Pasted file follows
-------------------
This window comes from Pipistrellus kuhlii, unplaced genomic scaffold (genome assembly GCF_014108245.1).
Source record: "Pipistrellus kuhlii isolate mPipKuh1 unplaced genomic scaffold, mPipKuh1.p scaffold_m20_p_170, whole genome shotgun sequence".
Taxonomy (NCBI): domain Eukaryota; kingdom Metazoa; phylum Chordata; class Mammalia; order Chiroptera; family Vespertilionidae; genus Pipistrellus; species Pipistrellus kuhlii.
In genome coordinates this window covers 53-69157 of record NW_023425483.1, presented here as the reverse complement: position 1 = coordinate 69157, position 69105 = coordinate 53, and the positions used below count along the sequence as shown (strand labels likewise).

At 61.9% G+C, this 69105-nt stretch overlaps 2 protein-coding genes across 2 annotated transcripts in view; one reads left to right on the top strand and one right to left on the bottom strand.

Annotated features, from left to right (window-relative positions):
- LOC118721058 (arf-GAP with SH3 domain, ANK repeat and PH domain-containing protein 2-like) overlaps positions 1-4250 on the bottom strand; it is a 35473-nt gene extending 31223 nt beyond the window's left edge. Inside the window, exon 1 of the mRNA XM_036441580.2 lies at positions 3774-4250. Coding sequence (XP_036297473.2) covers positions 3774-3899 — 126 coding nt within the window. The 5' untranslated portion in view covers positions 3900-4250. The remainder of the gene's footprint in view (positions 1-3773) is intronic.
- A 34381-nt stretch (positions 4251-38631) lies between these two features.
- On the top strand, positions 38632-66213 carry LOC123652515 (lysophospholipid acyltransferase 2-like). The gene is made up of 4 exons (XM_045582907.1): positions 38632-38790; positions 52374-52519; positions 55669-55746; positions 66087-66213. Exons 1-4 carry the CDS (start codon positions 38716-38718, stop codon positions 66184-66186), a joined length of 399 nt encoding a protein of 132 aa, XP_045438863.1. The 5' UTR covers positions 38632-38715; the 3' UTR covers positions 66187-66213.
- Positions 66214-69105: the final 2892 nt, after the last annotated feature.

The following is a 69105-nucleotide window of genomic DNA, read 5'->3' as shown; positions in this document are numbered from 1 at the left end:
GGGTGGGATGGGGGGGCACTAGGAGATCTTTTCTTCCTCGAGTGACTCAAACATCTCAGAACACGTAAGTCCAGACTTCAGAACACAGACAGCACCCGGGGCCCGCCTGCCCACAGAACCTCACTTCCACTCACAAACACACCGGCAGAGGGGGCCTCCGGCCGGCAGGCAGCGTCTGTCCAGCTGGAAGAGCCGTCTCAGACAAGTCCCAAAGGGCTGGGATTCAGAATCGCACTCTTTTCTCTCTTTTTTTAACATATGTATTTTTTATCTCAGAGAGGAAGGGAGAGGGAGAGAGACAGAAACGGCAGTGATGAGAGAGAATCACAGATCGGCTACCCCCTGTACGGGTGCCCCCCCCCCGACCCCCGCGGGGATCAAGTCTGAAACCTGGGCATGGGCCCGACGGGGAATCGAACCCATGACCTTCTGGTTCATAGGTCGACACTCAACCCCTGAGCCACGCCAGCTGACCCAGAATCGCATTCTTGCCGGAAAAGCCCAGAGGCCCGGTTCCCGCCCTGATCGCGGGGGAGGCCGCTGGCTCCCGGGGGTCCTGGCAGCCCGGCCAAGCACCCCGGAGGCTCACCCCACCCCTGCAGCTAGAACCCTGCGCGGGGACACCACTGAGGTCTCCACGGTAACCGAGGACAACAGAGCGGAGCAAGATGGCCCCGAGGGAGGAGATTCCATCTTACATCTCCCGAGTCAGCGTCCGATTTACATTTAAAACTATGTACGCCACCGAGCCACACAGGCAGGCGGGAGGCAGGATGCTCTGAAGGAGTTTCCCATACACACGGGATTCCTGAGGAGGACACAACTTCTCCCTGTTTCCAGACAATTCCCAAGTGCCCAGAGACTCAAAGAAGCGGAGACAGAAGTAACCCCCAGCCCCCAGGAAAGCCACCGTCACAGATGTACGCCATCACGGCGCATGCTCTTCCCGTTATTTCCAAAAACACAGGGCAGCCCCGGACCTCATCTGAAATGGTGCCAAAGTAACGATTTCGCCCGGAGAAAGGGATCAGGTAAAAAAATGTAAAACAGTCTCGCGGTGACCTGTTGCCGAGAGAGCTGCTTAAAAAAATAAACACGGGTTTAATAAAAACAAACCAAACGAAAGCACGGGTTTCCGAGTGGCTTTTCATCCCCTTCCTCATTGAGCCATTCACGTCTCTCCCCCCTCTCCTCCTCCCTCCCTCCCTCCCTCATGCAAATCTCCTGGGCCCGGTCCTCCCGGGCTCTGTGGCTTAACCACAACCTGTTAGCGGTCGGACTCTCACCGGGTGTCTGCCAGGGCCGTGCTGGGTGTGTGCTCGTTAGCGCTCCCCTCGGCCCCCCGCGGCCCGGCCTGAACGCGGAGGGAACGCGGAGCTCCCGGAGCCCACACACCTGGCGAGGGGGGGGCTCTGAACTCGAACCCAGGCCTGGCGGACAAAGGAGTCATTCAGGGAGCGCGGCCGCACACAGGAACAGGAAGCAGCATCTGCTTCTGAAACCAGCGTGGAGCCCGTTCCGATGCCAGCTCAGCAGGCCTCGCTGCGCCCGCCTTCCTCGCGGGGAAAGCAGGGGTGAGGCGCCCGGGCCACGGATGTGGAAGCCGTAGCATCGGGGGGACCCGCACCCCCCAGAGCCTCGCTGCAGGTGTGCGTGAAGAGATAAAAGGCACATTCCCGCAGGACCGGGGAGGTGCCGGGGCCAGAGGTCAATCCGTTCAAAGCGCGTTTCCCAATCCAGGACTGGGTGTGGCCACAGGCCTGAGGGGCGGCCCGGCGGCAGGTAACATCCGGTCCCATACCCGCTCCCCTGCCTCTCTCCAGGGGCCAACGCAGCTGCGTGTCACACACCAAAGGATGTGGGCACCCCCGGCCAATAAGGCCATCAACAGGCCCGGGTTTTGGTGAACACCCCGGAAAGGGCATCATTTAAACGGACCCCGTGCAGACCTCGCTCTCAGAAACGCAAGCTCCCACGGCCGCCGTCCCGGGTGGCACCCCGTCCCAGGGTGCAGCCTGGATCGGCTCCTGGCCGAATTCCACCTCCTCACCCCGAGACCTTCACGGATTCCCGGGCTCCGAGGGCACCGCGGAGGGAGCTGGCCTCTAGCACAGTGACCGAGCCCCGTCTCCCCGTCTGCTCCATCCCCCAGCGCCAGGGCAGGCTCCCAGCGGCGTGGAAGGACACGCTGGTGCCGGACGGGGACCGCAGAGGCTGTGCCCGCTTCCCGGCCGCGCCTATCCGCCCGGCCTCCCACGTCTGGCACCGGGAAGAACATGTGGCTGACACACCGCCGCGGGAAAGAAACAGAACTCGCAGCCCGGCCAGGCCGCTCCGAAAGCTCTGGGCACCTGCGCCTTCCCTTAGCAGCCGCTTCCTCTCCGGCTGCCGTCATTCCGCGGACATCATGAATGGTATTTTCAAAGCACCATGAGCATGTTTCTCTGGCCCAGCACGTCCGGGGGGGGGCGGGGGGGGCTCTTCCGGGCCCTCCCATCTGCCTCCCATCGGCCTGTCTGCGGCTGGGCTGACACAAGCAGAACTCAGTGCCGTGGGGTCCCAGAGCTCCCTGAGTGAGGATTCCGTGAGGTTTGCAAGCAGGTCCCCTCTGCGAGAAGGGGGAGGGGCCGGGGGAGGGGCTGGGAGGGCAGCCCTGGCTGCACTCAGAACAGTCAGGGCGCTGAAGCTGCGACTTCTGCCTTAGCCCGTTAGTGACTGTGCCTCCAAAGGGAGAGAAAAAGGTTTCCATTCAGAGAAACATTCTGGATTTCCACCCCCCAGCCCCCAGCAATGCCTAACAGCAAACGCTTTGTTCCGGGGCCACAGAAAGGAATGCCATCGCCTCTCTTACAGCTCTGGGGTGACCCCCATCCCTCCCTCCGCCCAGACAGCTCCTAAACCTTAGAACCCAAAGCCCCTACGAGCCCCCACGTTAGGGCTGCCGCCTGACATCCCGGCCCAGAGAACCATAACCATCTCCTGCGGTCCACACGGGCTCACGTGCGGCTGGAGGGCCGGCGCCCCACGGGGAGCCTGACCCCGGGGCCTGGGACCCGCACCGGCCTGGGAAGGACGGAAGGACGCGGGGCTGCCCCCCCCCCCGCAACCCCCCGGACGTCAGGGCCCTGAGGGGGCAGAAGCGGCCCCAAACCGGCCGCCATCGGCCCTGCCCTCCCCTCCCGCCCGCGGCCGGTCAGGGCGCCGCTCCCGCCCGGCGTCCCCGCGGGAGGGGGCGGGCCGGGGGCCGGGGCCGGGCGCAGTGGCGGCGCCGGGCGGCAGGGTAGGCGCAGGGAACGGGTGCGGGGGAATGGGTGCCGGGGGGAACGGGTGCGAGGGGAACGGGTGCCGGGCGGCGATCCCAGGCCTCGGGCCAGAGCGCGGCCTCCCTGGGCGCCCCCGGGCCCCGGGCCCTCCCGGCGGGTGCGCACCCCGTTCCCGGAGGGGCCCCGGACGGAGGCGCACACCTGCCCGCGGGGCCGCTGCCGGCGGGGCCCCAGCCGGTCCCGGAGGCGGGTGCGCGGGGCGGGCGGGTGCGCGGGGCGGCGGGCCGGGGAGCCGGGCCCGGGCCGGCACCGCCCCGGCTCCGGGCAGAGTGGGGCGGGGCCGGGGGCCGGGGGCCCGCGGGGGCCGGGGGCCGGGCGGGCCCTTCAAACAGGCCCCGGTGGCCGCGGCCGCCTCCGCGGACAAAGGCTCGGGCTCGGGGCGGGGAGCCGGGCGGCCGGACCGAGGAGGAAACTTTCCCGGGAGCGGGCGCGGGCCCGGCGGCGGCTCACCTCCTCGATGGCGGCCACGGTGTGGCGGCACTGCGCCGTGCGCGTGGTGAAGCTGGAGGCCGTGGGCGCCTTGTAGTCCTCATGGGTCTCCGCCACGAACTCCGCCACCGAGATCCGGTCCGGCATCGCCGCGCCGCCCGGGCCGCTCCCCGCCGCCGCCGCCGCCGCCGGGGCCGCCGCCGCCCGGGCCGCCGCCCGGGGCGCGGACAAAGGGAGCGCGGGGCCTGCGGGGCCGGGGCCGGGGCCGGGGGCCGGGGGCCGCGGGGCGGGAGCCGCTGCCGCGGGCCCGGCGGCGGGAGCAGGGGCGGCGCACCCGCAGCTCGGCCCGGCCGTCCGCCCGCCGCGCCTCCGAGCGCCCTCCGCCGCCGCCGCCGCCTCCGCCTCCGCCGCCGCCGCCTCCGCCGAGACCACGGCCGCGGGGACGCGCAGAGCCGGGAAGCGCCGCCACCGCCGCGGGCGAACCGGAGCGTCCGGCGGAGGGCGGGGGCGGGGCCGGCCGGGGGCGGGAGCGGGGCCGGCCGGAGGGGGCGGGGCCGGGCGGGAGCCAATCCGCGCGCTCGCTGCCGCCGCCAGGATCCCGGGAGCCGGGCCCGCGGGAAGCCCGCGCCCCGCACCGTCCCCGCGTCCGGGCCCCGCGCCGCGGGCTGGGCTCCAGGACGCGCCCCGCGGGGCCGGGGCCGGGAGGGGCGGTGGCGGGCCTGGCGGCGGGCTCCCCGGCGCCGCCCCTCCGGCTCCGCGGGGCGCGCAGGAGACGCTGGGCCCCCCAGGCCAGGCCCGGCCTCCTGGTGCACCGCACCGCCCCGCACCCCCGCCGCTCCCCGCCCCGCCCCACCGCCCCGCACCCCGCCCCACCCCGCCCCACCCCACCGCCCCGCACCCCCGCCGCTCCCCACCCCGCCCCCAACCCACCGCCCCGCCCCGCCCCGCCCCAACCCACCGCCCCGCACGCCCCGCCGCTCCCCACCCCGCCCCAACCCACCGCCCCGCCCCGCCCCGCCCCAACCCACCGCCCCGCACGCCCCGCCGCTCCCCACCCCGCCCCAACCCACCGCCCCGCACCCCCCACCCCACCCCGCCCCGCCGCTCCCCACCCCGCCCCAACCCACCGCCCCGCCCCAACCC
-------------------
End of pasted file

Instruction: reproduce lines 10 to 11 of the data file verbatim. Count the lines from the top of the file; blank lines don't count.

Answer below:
- Positions 66214-69105: the final 2892 nt, after the last annotated feature.

The following is a 69105-nucleotide window of genomic DNA, read 5'->3' as shown; positions in this document are numbered from 1 at the left end: